How poor the piano literature for four hands would be without Schubert! This musical form is indebted to him for its most significant enrichment — ranging from the popular marches to works of virtually symphonic size. The roots of the genre sprang from different soils. Schubert's musical invention was so prolific that often the two hands of a pianist proved to be insufficient, and thus the performance of complicated counterpoint, the countless subsidiary themes and delicate harmonic details demanded two pianists and four hands, resembling the four parts of a string quartet.
This provides a most welcome sequel to La Gaia Scienza’s splendid account of the E flat Schubert Trio (Winter & Winter, 12/97). On that disc Federica Valli plays a Schantz fortepiano with an extremely pungent range of sonorities; here she exchanges it for an 1827 Conrad Graf instrument that is rather more suave and silvery, though recorded with equal immediacy. Indeed, the recording brings out most vividly the character of all three instruments – listen to the start of the Notturno, where the harp-like piano chords contrast most picturesquely with the grainy tone of the gut-strung strings.
The title ‘1828’ refers to Schubert’s final and astoundingly productive year, which brought forth the three duets and solo sonata featured on this disc. In Philippe Cassard’s hands, the declamatory dynamism of the D959 A major Sonata’s first-movement exposition takes a back seat, with an emphasis on shapely soft playing that ravishingly comes to roost throughout the movement’s development section. The pianist’s eloquent legato holds attention in the Andantino’s outer sections, yet he downplays the harrowing chromatic climax. He similarly understates the Scherzo’s explosive descending minor scales, yet his delicate, witty arpeggiation of the main theme’s leaping chords delights. While the Rondo gains assurance and momentum as it progresses, I prefer Pollini’s firmer left-hand projection in the explosive central minor episode and the intelligent architecture of his dynamics.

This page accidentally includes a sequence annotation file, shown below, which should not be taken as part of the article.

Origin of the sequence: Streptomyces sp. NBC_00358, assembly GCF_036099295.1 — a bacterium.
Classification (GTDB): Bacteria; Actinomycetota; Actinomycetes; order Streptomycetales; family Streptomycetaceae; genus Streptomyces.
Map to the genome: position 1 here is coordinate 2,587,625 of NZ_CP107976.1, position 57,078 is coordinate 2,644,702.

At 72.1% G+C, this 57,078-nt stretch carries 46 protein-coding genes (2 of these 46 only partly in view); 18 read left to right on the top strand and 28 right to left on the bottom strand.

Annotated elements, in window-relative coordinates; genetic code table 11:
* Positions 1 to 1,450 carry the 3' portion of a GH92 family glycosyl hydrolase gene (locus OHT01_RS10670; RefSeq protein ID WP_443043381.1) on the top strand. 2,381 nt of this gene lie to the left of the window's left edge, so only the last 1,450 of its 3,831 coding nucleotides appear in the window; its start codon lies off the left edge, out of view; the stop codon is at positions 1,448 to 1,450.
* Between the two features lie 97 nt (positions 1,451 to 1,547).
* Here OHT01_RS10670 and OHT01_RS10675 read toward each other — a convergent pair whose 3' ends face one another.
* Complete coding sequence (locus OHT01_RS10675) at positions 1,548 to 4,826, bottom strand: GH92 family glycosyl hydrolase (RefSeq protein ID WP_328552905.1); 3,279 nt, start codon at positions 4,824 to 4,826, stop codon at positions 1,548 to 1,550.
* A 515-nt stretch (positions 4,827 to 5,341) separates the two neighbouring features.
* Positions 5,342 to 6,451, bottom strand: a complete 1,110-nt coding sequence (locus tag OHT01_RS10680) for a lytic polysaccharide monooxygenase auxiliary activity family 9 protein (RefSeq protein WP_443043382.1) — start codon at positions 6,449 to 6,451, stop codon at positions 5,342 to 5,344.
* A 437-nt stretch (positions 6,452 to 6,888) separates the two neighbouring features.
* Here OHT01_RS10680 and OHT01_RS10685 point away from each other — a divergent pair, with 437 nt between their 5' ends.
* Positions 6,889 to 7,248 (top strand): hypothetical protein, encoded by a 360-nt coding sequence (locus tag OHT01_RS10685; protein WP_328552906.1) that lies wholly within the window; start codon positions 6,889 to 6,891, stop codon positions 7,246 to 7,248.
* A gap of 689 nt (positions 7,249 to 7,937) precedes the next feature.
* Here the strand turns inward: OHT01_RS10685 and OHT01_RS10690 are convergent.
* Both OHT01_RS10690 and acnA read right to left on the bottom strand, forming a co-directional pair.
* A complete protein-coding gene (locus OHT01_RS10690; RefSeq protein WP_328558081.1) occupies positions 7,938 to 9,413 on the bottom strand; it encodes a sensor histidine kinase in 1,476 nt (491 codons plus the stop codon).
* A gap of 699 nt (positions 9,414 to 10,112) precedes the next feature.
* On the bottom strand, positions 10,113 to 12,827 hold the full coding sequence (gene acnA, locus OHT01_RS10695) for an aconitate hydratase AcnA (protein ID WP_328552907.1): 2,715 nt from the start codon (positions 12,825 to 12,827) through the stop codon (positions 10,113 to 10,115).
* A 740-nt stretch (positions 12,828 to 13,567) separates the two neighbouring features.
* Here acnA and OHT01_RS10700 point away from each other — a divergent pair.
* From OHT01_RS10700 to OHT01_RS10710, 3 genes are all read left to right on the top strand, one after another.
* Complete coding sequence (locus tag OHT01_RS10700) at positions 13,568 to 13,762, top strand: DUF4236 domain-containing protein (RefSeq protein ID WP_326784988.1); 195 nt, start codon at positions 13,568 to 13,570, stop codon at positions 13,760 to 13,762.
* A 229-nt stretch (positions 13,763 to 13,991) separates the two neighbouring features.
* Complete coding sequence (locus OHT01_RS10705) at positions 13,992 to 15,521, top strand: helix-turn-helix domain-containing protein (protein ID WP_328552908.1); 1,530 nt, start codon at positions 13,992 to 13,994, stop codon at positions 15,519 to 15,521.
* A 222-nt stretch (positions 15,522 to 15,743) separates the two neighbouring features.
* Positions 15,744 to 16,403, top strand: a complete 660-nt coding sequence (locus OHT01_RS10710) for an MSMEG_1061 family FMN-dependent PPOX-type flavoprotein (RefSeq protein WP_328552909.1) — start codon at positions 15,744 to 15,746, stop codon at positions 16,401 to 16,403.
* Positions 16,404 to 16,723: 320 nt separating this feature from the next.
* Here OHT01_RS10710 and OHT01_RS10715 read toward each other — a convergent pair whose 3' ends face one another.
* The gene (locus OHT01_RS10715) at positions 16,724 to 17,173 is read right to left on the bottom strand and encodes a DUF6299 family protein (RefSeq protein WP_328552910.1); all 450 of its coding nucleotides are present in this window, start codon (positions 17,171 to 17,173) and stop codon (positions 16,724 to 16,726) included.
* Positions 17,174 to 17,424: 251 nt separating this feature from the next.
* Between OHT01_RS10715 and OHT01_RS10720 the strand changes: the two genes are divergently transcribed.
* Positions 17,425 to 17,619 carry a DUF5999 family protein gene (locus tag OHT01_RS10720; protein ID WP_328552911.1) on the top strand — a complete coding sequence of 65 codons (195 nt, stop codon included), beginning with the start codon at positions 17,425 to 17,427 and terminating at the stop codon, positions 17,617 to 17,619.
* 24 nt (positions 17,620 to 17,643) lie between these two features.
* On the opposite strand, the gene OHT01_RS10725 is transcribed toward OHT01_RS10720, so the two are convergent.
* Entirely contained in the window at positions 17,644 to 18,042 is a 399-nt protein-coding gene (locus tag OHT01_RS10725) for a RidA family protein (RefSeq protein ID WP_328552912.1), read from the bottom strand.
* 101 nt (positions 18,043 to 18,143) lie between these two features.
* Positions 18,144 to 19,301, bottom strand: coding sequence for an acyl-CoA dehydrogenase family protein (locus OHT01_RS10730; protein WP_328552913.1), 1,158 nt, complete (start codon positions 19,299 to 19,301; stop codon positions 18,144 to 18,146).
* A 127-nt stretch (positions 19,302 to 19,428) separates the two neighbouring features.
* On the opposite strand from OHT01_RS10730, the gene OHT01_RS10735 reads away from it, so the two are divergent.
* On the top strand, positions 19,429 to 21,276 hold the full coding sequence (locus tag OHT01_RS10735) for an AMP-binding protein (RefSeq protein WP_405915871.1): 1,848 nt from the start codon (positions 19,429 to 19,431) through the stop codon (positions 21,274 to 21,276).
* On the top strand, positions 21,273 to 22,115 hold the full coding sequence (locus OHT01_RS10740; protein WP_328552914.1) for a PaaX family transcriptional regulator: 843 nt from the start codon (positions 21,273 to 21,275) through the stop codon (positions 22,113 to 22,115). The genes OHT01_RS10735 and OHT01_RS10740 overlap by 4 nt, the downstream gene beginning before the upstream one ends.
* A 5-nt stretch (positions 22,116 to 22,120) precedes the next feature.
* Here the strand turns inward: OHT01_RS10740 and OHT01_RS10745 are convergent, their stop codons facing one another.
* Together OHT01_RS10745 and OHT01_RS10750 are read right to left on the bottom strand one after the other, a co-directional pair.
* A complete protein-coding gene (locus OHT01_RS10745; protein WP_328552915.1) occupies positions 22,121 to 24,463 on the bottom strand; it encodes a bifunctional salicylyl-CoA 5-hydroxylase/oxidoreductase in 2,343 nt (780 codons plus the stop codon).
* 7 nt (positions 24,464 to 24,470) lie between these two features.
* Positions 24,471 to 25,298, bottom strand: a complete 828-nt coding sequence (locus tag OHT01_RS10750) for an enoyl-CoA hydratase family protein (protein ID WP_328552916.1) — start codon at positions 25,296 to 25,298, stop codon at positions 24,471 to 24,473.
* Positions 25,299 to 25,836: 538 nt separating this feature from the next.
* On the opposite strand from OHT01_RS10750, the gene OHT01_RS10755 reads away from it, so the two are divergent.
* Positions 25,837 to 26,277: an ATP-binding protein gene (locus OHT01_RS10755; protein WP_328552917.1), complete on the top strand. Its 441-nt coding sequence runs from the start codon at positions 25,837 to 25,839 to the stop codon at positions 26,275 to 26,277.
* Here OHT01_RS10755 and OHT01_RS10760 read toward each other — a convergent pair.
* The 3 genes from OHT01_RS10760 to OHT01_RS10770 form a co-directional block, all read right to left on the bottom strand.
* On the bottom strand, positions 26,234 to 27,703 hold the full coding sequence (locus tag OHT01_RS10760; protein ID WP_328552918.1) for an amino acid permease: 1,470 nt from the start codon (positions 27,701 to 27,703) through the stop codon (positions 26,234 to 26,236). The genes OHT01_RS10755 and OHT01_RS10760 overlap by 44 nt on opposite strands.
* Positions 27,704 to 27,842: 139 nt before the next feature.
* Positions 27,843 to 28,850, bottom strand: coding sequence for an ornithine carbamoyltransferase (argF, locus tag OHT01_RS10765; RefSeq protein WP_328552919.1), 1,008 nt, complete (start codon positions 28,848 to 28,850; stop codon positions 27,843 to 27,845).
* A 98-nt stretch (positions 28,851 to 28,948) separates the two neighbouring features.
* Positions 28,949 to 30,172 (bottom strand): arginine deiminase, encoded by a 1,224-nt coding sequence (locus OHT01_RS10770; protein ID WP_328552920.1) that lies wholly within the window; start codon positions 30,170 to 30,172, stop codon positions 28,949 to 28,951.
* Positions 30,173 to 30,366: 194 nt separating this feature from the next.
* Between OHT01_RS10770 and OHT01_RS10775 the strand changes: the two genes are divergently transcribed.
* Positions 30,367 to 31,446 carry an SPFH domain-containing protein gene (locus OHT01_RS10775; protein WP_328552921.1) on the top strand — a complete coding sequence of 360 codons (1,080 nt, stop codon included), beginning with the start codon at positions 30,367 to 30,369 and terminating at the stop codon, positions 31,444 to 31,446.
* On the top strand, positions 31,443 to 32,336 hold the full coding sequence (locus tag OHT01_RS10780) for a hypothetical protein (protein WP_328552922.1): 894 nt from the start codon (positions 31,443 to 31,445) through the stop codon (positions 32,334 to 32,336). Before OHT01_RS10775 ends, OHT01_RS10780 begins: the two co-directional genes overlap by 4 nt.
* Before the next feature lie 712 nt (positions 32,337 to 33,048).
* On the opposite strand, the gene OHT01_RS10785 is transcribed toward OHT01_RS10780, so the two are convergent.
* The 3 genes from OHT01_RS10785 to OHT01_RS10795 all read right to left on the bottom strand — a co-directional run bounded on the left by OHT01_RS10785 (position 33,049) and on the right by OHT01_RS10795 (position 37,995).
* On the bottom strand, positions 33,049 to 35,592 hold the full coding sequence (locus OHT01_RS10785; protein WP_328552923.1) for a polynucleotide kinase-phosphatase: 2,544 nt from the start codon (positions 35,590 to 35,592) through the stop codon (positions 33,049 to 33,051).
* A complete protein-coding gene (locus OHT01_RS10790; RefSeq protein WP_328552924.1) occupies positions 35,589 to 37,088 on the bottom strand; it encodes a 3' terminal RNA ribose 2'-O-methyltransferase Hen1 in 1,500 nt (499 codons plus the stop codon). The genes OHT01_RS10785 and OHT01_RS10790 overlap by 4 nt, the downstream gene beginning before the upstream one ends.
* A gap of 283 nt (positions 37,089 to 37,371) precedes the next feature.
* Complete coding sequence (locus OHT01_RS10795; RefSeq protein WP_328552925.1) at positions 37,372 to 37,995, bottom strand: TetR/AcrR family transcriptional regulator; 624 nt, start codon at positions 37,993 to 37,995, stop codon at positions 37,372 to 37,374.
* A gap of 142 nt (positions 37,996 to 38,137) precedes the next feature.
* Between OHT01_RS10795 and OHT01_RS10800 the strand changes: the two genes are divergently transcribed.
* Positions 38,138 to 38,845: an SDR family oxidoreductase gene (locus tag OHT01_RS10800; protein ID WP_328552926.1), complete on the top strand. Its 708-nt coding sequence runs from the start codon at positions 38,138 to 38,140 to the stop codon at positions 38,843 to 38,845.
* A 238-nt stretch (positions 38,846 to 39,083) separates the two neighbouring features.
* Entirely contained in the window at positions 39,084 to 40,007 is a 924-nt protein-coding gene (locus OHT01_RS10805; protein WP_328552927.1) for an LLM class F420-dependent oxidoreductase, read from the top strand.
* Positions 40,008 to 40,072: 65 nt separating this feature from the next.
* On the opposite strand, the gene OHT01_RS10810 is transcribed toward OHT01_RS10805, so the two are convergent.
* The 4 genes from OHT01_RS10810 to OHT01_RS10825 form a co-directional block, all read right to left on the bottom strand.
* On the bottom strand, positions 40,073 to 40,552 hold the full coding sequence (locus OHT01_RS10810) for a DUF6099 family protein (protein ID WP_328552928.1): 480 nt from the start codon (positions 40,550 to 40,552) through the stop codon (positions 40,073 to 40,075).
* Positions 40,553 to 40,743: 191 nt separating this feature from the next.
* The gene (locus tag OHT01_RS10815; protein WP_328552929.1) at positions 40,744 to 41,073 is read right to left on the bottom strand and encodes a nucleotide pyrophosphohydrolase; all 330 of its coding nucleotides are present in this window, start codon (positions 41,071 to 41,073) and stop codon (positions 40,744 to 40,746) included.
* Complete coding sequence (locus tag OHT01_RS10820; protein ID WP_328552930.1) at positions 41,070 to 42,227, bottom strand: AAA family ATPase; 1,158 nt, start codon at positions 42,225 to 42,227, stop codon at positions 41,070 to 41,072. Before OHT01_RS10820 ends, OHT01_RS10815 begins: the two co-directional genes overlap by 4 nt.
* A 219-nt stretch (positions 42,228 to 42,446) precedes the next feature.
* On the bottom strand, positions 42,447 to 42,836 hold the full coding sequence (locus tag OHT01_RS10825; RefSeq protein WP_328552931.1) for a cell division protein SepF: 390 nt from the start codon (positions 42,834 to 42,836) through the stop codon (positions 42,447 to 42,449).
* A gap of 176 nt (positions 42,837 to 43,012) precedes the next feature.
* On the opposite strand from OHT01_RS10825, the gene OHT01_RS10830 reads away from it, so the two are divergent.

When András Schiff completed the recording of all of Schubert's piano sonatas in the 1990s, Decca released a box set containing all of the individual discs from the series. For this 2011 reissue, Decca goes one step further and includes Schiff's recordings of the Impromptus, the Moments musicaux, and several other shorter works. Schubert's music, along with that of Bach and Mozart, is one of the cornerstones upon which Schiff built his reputation as a thoughtful and intelligent performer. Anyone looking for a complete set of the Schubert sonatas could do much worse than to choose this one by one of the foremost Schubert interpreters of his generation.
Mozart Double Piano Concertos is Arthur and Lucas Jussen’s first orchestral recording, featuring two of the most famous works composed for two pianos. Ever since they performed for the Dutch queen in 2005 at the ages of just 12 and 8 years old and becoming the first Dutch artists to sign with the historic Yellow Label, Deutsche Grammophon, the Jussen brothers are regarded as something of Dutch national treasures.
Acclaimed British pianist Paul Lewis returns to the music of Franz Schubert with another two-disc collection of works for solo piano. His fifth release in the series, this set features the great A minor Piano Sonata D.845, the Impromptus D.935, the Moments Musicaux D.780, the Allegretto D915 and the always-popular Wanderer Fantasy D.760. This release features some of Schubert's most popular and highly regarded compositions for piano and will undoubtedly further enhance Lewis' growing reputation as a specialist in this repertoire and a true heir to the great Alfred Brendel.